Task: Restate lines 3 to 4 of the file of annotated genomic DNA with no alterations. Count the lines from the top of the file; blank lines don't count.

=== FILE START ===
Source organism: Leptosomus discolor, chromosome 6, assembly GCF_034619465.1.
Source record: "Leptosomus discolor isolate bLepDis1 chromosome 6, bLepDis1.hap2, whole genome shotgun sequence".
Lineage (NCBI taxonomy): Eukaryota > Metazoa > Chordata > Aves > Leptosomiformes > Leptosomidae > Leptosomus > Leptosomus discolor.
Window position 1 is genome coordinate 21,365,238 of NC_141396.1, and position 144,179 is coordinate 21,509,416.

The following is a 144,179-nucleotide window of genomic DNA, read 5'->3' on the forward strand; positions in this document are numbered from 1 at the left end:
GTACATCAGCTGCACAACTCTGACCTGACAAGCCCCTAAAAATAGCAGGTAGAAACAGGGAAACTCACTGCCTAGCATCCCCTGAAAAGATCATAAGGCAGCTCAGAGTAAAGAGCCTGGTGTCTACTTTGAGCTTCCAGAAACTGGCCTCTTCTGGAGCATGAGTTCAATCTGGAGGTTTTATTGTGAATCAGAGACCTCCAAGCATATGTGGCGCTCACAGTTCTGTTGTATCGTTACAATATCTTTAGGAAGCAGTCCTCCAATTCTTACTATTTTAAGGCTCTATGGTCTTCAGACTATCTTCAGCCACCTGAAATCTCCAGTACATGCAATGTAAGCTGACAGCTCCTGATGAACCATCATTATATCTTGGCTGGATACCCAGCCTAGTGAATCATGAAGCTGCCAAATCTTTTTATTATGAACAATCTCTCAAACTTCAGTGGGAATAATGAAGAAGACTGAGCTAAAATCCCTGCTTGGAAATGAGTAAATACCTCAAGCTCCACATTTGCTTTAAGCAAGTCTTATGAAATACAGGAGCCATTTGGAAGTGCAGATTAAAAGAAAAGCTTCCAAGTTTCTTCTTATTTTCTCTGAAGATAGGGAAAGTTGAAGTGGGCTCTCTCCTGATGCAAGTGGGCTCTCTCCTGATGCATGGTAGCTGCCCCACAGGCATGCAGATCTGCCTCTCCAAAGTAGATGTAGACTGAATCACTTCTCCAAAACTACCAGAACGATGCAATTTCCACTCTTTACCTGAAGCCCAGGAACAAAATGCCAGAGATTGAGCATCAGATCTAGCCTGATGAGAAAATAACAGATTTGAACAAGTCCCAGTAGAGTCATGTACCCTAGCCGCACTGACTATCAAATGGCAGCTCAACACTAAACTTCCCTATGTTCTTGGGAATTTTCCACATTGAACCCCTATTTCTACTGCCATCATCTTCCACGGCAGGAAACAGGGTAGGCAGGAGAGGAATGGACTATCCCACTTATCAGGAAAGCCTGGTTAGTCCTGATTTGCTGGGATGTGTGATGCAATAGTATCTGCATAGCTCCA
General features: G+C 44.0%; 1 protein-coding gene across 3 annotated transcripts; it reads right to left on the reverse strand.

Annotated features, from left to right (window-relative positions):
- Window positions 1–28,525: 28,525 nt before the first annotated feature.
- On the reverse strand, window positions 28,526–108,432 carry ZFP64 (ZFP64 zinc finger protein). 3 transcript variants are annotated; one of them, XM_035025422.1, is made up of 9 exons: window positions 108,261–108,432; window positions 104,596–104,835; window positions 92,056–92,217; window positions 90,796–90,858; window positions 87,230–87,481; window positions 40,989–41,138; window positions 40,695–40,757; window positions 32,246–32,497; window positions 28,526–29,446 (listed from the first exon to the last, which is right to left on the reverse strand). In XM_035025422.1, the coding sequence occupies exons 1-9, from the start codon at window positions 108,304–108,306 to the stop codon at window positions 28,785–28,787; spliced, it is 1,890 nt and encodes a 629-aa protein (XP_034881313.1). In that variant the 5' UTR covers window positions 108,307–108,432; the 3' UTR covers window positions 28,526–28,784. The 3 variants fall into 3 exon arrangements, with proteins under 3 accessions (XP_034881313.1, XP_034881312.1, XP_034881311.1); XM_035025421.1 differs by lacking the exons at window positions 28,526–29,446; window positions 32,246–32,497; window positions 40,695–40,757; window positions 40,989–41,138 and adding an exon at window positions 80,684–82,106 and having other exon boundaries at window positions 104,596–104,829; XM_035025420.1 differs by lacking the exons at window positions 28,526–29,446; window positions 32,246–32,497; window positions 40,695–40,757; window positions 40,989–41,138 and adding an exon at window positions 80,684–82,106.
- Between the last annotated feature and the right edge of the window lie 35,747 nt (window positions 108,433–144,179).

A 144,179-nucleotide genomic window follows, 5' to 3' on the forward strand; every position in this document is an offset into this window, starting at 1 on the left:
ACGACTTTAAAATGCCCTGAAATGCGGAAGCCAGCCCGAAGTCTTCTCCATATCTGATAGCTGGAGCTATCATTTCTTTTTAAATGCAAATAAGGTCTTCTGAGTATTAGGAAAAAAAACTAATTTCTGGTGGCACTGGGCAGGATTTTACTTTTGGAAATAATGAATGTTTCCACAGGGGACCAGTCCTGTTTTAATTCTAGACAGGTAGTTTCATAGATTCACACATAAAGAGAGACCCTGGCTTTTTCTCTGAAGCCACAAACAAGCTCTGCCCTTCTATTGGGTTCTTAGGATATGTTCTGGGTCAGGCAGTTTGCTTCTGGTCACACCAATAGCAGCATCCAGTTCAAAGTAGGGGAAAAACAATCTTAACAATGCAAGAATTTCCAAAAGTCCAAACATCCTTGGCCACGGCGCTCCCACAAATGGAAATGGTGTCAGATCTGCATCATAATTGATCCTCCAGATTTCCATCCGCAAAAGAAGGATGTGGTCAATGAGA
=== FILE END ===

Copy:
Lineage (NCBI taxonomy): Eukaryota > Metazoa > Chordata > Aves > Leptosomiformes > Leptosomidae > Leptosomus > Leptosomus discolor.
Window position 1 is genome coordinate 21,365,238 of NC_141396.1, and position 144,179 is coordinate 21,509,416.